[CW] It did. The staff are very helpful and professional. However, it was annoying that the exhibitors could only first setup the same day as the opening. I finished just in time, but did not get a chance to go around and browse the other booths before. A lot of deals are done before the fair opens, and I think this is an important part of any fair, and it was a problem that this was cut out of this year's fair.  

What did you think of the venue and of the costs for doing the fair in Los Angeles?

[CW] The costs are reasonable. It's always expensive to do a fair abroad, but Los Angeles is significantly cheaper than New York (the New York price can scare quite a few away).

Did you meet new collectors - overall what did you think of the turnout?(according to all it was lower than in previous years)

[CW] I did meet a few new collectors, and the turnout was fine for me.

Would you recommend that all new dealers come to the LA fair?  

[CW] I would recommend that all new dealers should do some ILAB fair within a short time after their start. It's important to meet your colleagues in real life and talk about your specialties. These days a lot of people focus only on their presence on the Internet. But the rare book market on the Internet is becoming so big that no one can properly follow what happens, and communication is lost. I think fairs will become increasingly important for this reason.

Did you find "old" dealers hospitable?  

[CW] Very much.

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Sunday Steinkirchner and Joshua Mann of B&B Rare Books


I will end the article here with Sunday Steinkirchner and Joshua Mann of B&B Rare Books in New York.  They were extremely positive about the Los Angeles Fair and about the field in general and I thought their perspective on being the new kids on the block is something all dealers should remember.  

"We enjoyed the fair very much. Overall, it was the best opportunity we've ever had in our professional career as booksellers to meet ABAA dealers, and to network and discover new paths to buying and selling what we specialize in. We expected to see amazing books offered by dealers in the top of our field, and we expected enthusiastic collectors that actually come to fairs ready to buy books. Our expectations were met. Although we heard that the attendance was much less than last year, we were very pleased with the crowd on Saturday.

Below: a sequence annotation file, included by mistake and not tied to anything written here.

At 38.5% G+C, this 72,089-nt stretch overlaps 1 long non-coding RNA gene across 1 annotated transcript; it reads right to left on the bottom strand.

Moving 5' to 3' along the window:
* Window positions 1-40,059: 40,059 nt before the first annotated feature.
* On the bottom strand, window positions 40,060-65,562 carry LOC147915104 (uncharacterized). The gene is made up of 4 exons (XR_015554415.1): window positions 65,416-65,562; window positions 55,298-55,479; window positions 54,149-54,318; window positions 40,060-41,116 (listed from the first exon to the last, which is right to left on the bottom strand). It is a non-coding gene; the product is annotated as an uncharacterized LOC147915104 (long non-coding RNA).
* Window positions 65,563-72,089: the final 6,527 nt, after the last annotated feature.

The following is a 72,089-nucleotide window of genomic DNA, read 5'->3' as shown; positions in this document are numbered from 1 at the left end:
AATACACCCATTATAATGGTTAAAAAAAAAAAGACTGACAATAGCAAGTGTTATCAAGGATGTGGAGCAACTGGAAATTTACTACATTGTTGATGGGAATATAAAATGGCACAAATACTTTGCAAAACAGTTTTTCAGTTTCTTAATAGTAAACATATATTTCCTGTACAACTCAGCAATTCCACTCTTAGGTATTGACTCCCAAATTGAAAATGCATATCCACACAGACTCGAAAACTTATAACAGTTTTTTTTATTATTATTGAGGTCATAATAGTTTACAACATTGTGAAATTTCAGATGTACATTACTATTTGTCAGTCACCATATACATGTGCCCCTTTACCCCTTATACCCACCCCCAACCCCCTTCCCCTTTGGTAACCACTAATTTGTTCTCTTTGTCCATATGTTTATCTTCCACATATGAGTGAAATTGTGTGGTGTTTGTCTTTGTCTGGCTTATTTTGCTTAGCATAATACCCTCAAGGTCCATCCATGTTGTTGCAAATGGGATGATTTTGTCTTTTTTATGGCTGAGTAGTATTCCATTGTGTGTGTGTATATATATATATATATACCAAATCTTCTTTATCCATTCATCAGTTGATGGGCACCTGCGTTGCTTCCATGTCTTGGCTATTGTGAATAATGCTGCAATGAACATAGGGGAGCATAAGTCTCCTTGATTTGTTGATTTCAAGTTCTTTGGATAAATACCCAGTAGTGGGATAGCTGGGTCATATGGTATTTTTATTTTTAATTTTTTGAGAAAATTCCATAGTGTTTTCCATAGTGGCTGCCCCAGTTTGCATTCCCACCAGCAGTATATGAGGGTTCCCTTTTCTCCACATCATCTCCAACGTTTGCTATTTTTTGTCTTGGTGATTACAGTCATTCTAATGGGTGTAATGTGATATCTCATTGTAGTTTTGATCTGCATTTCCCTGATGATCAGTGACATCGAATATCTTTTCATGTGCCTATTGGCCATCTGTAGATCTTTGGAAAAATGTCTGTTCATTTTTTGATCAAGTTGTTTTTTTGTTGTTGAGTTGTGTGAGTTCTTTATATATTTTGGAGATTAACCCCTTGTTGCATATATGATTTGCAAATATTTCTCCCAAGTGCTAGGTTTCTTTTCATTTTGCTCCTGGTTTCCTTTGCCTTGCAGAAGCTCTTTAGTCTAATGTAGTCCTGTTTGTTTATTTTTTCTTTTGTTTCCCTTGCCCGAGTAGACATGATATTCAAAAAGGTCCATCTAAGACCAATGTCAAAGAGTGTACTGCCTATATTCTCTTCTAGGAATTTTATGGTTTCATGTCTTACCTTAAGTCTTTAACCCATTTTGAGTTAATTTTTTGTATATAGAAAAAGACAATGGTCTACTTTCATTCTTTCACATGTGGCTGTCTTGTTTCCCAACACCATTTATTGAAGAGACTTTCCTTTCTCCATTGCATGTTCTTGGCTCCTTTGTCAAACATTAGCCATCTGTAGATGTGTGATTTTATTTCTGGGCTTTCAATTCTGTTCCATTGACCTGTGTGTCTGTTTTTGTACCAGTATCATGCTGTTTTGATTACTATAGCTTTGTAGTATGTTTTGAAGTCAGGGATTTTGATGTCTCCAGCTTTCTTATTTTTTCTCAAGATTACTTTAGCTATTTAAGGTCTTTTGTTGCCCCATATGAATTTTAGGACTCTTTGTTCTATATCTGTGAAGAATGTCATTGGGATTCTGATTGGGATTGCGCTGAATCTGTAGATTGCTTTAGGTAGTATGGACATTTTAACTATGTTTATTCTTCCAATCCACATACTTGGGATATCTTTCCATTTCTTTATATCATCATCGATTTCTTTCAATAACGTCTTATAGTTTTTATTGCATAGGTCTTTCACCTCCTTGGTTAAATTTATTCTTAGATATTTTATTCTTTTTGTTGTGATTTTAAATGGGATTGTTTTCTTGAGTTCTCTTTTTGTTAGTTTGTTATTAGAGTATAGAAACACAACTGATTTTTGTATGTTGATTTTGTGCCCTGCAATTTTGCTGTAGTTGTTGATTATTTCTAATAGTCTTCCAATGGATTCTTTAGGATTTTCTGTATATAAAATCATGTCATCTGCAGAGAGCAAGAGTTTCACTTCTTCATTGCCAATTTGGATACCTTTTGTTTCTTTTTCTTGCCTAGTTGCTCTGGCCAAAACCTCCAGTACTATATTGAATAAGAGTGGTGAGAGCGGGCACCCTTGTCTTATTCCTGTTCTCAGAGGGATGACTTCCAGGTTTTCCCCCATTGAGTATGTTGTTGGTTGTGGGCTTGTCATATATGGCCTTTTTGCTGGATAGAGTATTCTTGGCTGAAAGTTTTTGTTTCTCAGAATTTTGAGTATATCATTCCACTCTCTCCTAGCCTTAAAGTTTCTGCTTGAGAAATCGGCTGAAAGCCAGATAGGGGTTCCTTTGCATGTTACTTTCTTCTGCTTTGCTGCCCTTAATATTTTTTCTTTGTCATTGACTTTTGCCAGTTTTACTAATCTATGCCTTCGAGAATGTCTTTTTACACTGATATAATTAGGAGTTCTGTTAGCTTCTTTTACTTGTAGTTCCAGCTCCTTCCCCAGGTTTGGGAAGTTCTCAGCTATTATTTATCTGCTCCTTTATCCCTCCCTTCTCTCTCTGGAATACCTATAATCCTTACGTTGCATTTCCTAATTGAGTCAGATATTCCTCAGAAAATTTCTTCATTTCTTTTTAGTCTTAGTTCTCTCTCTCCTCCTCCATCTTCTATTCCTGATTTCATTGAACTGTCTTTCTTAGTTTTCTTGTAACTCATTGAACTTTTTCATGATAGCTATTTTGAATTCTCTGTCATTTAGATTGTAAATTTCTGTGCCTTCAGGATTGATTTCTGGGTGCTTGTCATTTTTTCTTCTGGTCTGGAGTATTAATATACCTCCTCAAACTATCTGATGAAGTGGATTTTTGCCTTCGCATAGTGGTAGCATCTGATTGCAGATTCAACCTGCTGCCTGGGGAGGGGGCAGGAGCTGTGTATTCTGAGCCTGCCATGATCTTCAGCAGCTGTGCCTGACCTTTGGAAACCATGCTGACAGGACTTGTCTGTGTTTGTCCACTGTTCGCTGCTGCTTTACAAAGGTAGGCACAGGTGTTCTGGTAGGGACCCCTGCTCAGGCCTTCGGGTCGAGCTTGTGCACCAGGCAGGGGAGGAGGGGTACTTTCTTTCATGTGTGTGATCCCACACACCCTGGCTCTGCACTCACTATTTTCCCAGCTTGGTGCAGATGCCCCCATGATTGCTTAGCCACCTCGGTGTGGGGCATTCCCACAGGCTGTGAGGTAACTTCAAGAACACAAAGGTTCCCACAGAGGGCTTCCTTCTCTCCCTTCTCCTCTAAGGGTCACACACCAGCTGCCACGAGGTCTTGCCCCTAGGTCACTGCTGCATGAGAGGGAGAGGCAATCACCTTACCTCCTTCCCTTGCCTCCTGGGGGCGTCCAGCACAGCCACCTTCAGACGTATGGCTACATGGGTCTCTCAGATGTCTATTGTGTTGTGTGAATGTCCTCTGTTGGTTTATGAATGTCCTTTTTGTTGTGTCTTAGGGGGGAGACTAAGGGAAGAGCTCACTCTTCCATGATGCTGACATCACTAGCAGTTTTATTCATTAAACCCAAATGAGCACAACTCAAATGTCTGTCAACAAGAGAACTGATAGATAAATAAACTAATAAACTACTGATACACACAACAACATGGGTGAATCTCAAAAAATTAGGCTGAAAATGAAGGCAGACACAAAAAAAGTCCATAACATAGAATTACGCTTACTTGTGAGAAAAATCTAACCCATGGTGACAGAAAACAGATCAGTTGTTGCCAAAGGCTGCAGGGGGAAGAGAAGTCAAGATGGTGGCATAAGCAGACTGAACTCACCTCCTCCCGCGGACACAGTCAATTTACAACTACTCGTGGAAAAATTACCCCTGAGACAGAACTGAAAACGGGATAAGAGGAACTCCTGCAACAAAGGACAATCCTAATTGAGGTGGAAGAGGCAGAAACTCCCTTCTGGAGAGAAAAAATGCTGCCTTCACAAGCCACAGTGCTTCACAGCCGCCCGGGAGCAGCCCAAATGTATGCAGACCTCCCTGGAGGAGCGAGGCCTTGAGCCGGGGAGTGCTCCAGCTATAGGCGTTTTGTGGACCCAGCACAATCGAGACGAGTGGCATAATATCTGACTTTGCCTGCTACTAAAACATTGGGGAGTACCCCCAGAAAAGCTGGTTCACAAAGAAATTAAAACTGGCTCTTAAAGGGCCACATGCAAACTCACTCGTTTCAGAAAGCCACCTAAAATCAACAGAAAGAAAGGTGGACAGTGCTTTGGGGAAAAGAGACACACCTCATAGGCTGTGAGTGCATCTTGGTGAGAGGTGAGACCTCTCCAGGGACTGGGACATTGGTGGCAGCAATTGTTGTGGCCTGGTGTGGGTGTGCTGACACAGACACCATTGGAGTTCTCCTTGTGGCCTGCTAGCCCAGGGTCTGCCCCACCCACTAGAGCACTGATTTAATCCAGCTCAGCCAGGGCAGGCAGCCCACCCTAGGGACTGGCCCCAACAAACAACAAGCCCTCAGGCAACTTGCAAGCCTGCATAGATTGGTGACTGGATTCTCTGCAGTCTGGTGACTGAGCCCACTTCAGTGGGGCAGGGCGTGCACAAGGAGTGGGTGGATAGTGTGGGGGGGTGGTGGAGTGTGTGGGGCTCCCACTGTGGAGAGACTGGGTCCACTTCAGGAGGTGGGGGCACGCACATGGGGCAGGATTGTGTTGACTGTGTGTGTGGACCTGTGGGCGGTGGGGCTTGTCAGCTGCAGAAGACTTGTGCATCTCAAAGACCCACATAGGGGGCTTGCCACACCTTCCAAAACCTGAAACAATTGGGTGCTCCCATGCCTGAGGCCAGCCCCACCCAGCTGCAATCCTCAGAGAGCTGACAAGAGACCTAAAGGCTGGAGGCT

This fair was also our first time visiting LA, and we enjoyed the venue. The neighborhood seemed a little industrial at first (lots of offices, not much retail) but we got the feeling from collectors that it is a well-known hotel in the area and easy to get to. The hotel was classy, and the layout for booths was well-designed. The costs were, of course, higher than we are used to paying at the smaller, local shows we've done, but overall we think the higher price was worth it because of the opportunities it afforded us. We were able to buy a few books, and we sold a decent amount to cover costs and start off the month of February pretty strong. Our sales were not as amazing as we could have hoped for, but definitely worth the investment. We had hoped for bigger crowds on Friday and Sunday, and we are sure that if the crowds were what you've had in previous years, the possibility of those few extra sales would have made it our best sales show ever.

I would recommend that new dealers try Los Angeles. We met a few new collectors, and we have also followed up with one for a post-show sale. It was a solid first showing for us, and we hope that with repeated appearances, West Coast collectors will become more aware of us. We know that customers who frequent ABAA fairs will always feel most comfortable with dealers that they recognize, but we felt that a lot of the people we met were also interested in meeting new, fresh faces. That was especially encouraging. Overall, we felt welcomed by the "old" dealers. We haven't always experienced this in the past, whether it is due to personality or a resistance to embrace a new generation of sellers, so this has been a common stumbling block for us. We were especially pleased with this fair because dealers were more apt to accept us, talk with us, and trade ideas. Sales and customers aside, this was hands-down the reason we felt the Los Angeles fair was a success for us. We are so excited to be new ABAA members, and we are looking forward to the New York show in April and San Francisco next year."

Our interviewees were:


Matthew Raptis
Matthew Raptis & Co., Booksellers
147 Orchard St.
Brattleboro, VT 05301
802.579.1580

Joachim Koch

Books Tell You Why, Inc.
Mount Pleasant, South Carolina
www.BooksTellYouWhy.com

Christian Westergaard

SOPHIA ∑ RARE BOOKS
Bredgade 4, 2.tv.
1260 Kobenhavn K
Denmark
www.sophiararebooks.com

Joshua Mann and Sunday Steinkirchner
B & B Rare Books, Ltd.
New York, New York
www.bbrarebooks.com


The article by Kate Fultz Hollis (photos by Gordon Hollis, Golden Legend) is published in the ABAA Newsletter Issue 5, Spring 2010. It is presented here by permission of the ABAA. Thank you very much.